Don’t get me wrong…
I totally understand why there is a process for adopting dogs.
And, I understand that the kind of puppy I would like (LARGE) has even more criteria. Most large dogs seem to have some Pit in them nowadays and I know that caution is important. But, I just want a Mastiff kind or Rott mix or Pit mix – something BIG, a gentle giant, the mellow one of the litter who will love cats and plays well with others – but will look scary later.
But WHAT is the huge issue with my application?
WHY am I not a good home, in your estimation MS. Adoption application person?
HERE’S WHAT HAPPENED
As many of you know, we lost Atticus on New Year’s Eve. He was only 5 months old and it was tragic. His littermate, Scout, has been left with an old man (Shiva the 9 year old Meagle photobomber) to play with and buddy up. That’s fine… but a 6 month old (LARGE) puppy needs to roughhouse and play, and play, and play a lot.
Shiva cannot play a lot. He can only play a little.
So, I thought I would spend the weekend looking for a large breed puppy pal for Scout.
“Should be easy,” I thought to myself. “There have to be lots of puppies that need homes.”
There ARE lots of puppies that need homes, but not MY home, apparently.
THIS IS HOW IT WENT…
I’d see a large breed puppy on Petfinder or on a local shelter’s website.
I would call or email to inquire.
If I did receive a return email or call, the person on the other line would give no information – only that I needed to ‘fill out an application’.
I would then ask… “Well, can you tell me anything about him/her or could I come down and meet him/her first?”.
No. You must fill out an application.
OK… But, I must say that I do value my time and it would really help me if you could give me any information about their personality… something?
You need to fill out an application.
So, I did.
I filled out three online applications on Friday.
They were 6 pages long. It took forever. Especially because the forms were not formatted to be internet friendly. You had to print them and fax or scan them back. That was OK… I understood that Shelters don’t have money to hire web guys. But my point was that it took time.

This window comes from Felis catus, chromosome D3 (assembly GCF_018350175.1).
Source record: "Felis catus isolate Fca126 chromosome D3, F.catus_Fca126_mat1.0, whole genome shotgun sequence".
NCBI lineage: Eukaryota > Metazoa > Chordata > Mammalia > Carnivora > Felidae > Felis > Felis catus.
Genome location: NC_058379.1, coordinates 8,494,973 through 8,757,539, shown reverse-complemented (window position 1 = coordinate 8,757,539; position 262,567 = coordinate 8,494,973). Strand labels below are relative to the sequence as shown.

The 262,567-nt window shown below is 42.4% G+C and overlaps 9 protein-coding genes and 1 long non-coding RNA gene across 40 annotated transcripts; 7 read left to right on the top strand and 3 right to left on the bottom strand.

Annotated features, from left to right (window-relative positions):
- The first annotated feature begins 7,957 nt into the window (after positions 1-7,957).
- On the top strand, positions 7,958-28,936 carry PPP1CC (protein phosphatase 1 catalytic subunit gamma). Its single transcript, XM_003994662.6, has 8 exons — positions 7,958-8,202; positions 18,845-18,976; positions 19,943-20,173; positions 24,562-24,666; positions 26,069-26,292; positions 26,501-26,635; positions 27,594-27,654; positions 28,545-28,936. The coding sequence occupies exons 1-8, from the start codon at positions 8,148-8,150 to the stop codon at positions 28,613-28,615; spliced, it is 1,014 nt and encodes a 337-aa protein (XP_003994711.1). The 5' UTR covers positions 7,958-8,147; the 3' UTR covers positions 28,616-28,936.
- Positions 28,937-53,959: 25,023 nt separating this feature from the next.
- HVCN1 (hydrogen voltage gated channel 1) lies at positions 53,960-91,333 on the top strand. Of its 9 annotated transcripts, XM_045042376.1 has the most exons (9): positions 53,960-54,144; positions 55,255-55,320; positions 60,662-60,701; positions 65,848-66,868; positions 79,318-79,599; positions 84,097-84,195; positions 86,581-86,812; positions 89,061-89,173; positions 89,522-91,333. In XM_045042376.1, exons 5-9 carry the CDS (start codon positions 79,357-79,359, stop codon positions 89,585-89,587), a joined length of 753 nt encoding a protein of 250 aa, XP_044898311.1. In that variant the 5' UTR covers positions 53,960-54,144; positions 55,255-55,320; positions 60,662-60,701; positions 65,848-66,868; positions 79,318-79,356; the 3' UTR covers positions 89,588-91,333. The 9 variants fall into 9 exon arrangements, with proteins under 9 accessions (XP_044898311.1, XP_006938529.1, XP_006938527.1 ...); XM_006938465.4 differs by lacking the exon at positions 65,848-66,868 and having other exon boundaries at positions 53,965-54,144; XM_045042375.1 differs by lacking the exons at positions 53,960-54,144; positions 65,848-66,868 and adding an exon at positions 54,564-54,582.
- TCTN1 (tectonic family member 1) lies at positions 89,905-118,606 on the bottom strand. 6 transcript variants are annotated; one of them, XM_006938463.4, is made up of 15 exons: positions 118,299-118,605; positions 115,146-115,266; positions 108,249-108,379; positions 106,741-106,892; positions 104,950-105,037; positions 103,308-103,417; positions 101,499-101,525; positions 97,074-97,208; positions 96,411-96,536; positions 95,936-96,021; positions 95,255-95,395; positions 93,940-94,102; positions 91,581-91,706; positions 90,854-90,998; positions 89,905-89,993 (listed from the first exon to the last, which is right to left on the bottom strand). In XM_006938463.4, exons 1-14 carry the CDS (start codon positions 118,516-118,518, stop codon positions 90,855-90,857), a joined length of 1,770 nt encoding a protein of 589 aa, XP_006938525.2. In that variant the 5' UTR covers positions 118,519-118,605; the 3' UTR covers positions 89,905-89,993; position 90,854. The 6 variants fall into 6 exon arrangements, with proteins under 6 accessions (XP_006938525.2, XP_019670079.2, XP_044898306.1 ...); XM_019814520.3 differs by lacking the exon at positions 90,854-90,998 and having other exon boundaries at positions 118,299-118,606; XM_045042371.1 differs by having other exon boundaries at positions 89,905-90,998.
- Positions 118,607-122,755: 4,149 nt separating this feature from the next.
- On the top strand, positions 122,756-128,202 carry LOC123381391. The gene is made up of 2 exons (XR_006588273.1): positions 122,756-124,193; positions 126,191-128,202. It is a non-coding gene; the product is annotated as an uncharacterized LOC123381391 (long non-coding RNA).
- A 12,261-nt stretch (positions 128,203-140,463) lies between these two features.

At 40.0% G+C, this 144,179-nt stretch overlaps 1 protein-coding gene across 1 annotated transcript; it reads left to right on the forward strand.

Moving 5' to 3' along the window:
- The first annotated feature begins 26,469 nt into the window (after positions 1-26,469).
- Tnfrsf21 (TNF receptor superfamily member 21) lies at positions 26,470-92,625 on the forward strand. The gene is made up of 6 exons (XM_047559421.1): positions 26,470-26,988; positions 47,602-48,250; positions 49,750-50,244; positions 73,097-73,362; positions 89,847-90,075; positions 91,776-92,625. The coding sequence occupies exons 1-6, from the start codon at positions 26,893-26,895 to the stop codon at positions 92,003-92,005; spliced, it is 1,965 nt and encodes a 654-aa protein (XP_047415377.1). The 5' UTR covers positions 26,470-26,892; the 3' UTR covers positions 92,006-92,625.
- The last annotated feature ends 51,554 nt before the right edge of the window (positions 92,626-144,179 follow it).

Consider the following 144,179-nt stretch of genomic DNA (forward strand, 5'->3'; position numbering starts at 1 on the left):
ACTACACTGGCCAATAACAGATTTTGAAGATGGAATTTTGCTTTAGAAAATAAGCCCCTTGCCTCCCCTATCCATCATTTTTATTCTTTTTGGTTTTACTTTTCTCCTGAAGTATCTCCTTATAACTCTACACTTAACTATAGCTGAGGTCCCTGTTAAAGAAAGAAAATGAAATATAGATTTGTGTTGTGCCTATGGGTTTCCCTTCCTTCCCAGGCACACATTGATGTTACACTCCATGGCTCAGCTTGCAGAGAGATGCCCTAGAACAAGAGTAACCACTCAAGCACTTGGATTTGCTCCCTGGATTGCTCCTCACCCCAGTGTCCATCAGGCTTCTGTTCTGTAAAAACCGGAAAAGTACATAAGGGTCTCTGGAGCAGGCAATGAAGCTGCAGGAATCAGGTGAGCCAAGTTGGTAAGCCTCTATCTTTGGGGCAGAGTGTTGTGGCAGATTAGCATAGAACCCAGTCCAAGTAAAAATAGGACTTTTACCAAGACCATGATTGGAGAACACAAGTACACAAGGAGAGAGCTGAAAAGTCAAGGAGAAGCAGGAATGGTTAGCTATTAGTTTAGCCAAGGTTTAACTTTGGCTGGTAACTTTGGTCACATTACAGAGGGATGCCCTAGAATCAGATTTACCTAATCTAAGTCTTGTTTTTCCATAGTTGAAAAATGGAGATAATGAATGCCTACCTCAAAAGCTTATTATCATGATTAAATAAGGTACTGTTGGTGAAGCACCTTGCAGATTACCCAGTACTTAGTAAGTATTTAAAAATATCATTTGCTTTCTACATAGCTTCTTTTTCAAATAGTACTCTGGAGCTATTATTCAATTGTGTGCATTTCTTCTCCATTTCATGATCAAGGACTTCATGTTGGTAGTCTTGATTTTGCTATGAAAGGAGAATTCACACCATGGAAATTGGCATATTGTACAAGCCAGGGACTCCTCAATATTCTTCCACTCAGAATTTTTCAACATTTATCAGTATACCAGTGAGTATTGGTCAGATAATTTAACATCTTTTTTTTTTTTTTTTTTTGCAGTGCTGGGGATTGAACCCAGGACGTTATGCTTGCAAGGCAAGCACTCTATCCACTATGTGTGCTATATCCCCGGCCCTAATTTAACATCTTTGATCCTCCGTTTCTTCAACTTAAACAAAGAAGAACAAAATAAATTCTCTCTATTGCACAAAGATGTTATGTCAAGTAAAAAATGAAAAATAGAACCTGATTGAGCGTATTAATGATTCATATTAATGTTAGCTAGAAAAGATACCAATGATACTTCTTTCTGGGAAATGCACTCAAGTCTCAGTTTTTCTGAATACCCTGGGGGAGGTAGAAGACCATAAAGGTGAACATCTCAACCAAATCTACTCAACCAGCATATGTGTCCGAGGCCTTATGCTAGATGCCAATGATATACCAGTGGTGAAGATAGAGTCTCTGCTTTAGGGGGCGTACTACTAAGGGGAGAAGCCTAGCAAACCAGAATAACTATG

The questions asked were very thorough (which was good) but kind of unrealistic. Like: “When you are gone, for how many hours will the dog be alone?”
My answer: “For as long as I’m gone?… But they aren’t really alone because there are lots of other animals and two other dogs… we have 10 acres, ample shelter and a lovely barn with a stall that is tricked out for them.”
Clearly not the right answer.
Another question: “Will these dogs live inside with you?”
… Granted, my answer might not have been totally appropriate but after being asked the same question a dozen different ways, I was getting punchy…
My answer: “Our dogs are convertibles – indoor/outdoor. If they want to go out, they can. If they want in, mostly they can come in, unless we want them to be outside on a beautiful day. Sometimes we make them stay outside and do their jobs (watching the ranch) like Sam and Eddie in the Warner Bros cartoons.”
Must not have been the right answer.
Another: “Who takes care of the dog when you are away?”
My answer: “We have very knowledgeable animal sitters.”
Hmmmmmm. Seemed fair and accurate.
I think the one that they didn’t like might have been this one:
“List all of your previous pets, past and present.”
My answer: “Oy. I’ve had several over the last 40 years… My latest were a 11.5 year old Mastiff who passed of old age and a 13.5 year old Kelpie who passed of old age. Presently, we have 12 horses, 7 cats, several skunks (who live in the barn and don’t bother us), two dogs and a llama. We also have turkeys and peacocks but I’m not sure they actually live here.”
Was that wrong to be so honest?
Not ONE. NOT ONE. NOT O-N-E called me back!
DON’T THEY NEED TO PLACE SOME?
I was a bit surprised. I mean, one shelter had a litter of 9 large breed pups! You’d think they would be eager to find homes.
I think I failed the quiz.
I think they want people to either lie on the application or they actually want dogs to be adopted to people who never leave the house, live inside maximum security fencing and give the dogs the guest bedroom at all times.
What happened to working dogs who get to live on a properly fenced ranch, have excellent food (home cooked) and excellent care, run when they want and sleep when they want and can be inside when night falls?
I like to tell myself that the right puppy wasn’t on that list… or something.
But what I really think is the humans are getting in their own way here.
Maybe there’s a bit of short sightedness in the system and perhaps they should open the doors to more people than they think pass their tight scrutiny.
As my very good friend said to me the day we picked up Nadia and Nomar as puppies 12 years ago, “Those are two very lucky dogs…”
Clearly the local shelters don’t want my business.
Let’s see how he/she arrives, shall we?…
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